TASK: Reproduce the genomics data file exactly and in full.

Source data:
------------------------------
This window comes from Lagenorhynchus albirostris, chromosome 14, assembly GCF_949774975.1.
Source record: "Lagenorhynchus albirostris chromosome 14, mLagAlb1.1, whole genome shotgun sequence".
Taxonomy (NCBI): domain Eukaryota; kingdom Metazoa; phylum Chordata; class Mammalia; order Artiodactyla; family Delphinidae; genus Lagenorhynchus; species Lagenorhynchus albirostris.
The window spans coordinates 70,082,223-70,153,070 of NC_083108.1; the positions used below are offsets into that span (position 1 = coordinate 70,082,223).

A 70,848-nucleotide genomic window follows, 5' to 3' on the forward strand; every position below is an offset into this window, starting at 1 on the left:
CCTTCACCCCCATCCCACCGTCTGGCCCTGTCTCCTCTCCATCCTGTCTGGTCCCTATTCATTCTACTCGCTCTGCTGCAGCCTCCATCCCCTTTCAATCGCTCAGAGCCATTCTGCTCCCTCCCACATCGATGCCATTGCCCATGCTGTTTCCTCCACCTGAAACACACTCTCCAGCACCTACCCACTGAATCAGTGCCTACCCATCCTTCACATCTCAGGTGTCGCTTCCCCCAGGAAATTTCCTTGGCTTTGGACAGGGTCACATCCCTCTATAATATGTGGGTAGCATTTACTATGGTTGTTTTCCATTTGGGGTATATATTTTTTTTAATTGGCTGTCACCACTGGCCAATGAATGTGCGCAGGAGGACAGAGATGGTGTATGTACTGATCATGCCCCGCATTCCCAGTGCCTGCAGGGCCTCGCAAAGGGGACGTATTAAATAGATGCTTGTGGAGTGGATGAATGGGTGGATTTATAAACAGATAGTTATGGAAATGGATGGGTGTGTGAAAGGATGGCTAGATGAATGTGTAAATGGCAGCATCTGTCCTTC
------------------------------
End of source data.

This window comes from Lagenorhynchus albirostris, chromosome 14, assembly GCF_949774975.1.
Source record: "Lagenorhynchus albirostris chromosome 14, mLagAlb1.1, whole genome shotgun sequence".
Taxonomy (NCBI): domain Eukaryota; kingdom Metazoa; phylum Chordata; class Mammalia; order Artiodactyla; family Delphinidae; genus Lagenorhynchus; species Lagenorhynchus albirostris.
The window spans coordinates 70,082,223-70,153,070 of NC_083108.1; the positions used below are offsets into that span (position 1 = coordinate 70,082,223).

A 70,848-nucleotide genomic window follows, 5' to 3' on the forward strand; every position below is an offset into this window, starting at 1 on the left:
CCTTCACCCCCATCCCACCGTCTGGCCCTGTCTCCTCTCCATCCTGTCTGGTCCCTATTCATTCTACTCGCTCTGCTGCAGCCTCCATCCCCTTTCAATCGCTCAGAGCCATTCTGCTCCCTCCCACATCGATGCCATTGCCCATGCTGTTTCCTCCACCTGAAACACACTCTCCAGCACCTACCCACTGAATCAGTGCCTACCCATCCTTCACATCTCAGGTGTCGCTTCCCCCAGGAAATTTCCTTGGCTTTGGACAGGGTCACATCCCTCTATAATATGTGGGTAGCATTTACTATGGTTGTTTTCCATTTGGGGTATATATTTTTTTTAATTGGCTGTCACCACTGGCCAATGAATGTGCGCAGGAGGACAGAGATGGTGTATGTACTGATCATGCCCCGCATTCCCAGTGCCTGCAGGGCCTCGCAAAGGGGACGTATTAAATAGATGCTTGTGGAGTGGATGAATGGGTGGATTTATAAACAGATAGTTATGGAAATGGATGGGTGTGTGAAAGGATGGCTAGATGAATGTGTAAATGGCAGCATCTGTCCTTC